Elements of lake macrophyte metacommunity structure: Global variation and community-environment relationships
Research output: Contribution to journal › Journal article › Research › peer-review
Documenting the patterns of biological diversity on Earth has always been a central challenge in macroecology and biogeography. However, we are only beginning to generate an understanding of the global patterns and determinants of macrophyte diversity. Here, we studied large-scale variation and community-environment relationships of lake macrophytes along climatic and geographical gradients using regional data from six continents. We applied statistical routines typically used in the context of metacommunity studies to provide novel insights into macrophyte community compositional patterns within regions worldwide. We found that lake macrophyte metacommunities followed clumped species replacement structures, suggesting that two or more species groups were responding similarly to the environment within regions. Underlying such general convergence, our results also provided evidence that community-environment relationships were largely context-dependent, stressing that no single mechanism is enough to account for the complex nature of compositional variation. Surprisingly, we found no general relationships between functional or phylogenetic composition and main metacommunity types, suggesting that linking multi-trait and evolutionary information to the elements of metacommunity structure is not straightforward. Our findings highlight that global conservation initiatives and biodiversity protection need to capture environmental variation at the metacommunity level, and acknowledge the highly context-dependent patterns in the community-environment relationships of lake macrophytes. Overall, we emphasize the need to embrace the potential complexity of ecological inferences in metacommunity organization across the globe.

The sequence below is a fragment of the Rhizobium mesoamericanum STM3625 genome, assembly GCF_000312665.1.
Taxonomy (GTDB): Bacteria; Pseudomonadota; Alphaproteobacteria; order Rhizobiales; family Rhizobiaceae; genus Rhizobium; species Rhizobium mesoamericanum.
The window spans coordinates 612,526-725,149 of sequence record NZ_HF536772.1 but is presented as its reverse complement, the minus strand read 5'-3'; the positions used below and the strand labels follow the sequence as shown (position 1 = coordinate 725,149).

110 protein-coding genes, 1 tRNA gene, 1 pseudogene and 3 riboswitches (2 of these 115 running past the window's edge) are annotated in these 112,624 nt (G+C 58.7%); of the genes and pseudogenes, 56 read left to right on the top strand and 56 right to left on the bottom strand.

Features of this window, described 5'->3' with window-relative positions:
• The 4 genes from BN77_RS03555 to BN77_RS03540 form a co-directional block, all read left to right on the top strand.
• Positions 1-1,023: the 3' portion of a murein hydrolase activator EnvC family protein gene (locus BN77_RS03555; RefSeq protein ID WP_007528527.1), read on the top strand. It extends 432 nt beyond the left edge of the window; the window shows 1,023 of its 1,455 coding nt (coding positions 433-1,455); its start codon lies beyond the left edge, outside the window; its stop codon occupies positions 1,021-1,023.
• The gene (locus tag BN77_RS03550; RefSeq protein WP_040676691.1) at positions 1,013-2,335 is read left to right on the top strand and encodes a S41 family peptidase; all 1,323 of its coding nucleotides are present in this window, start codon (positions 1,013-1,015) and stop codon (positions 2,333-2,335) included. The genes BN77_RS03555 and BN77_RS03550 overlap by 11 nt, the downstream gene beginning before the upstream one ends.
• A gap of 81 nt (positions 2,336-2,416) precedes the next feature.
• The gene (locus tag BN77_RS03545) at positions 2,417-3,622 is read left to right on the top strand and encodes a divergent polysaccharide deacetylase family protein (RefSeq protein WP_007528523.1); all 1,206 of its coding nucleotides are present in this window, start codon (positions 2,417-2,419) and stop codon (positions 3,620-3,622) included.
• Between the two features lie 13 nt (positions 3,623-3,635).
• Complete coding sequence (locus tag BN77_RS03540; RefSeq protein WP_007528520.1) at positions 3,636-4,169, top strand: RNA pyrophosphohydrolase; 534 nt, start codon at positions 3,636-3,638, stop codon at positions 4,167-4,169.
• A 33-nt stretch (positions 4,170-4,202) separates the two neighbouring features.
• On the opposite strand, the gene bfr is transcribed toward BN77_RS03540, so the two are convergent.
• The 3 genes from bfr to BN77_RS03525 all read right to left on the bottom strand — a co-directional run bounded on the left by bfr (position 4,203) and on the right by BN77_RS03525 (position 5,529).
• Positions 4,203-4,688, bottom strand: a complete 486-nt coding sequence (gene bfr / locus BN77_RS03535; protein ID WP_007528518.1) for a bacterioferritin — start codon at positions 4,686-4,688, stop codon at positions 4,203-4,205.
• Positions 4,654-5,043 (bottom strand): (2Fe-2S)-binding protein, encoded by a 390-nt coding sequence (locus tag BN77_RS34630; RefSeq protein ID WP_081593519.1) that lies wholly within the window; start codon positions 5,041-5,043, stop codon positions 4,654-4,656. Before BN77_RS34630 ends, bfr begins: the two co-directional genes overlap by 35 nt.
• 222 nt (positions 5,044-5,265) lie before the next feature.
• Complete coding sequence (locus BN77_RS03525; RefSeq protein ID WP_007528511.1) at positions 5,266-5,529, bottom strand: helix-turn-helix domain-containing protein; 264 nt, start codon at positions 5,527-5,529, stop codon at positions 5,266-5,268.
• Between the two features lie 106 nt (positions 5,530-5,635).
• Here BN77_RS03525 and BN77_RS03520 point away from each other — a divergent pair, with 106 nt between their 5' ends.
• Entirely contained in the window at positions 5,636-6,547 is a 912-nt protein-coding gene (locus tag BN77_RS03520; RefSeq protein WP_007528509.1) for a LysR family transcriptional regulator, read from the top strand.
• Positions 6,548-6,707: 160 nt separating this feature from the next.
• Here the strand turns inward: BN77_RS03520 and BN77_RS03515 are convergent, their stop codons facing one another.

|Journal||Limnology and Oceanography|
|Number of pages||13|
|Publication status||Published - 2020|
- BETA-DIVERSITY, SPECIES COOCCURRENCE, FUNCTIONAL DIVERSITY, PATTERNS, CLIMATE, FRAMEWORK, DRIVERS, PONDS, BIODIVERSITY, METAANALYSIS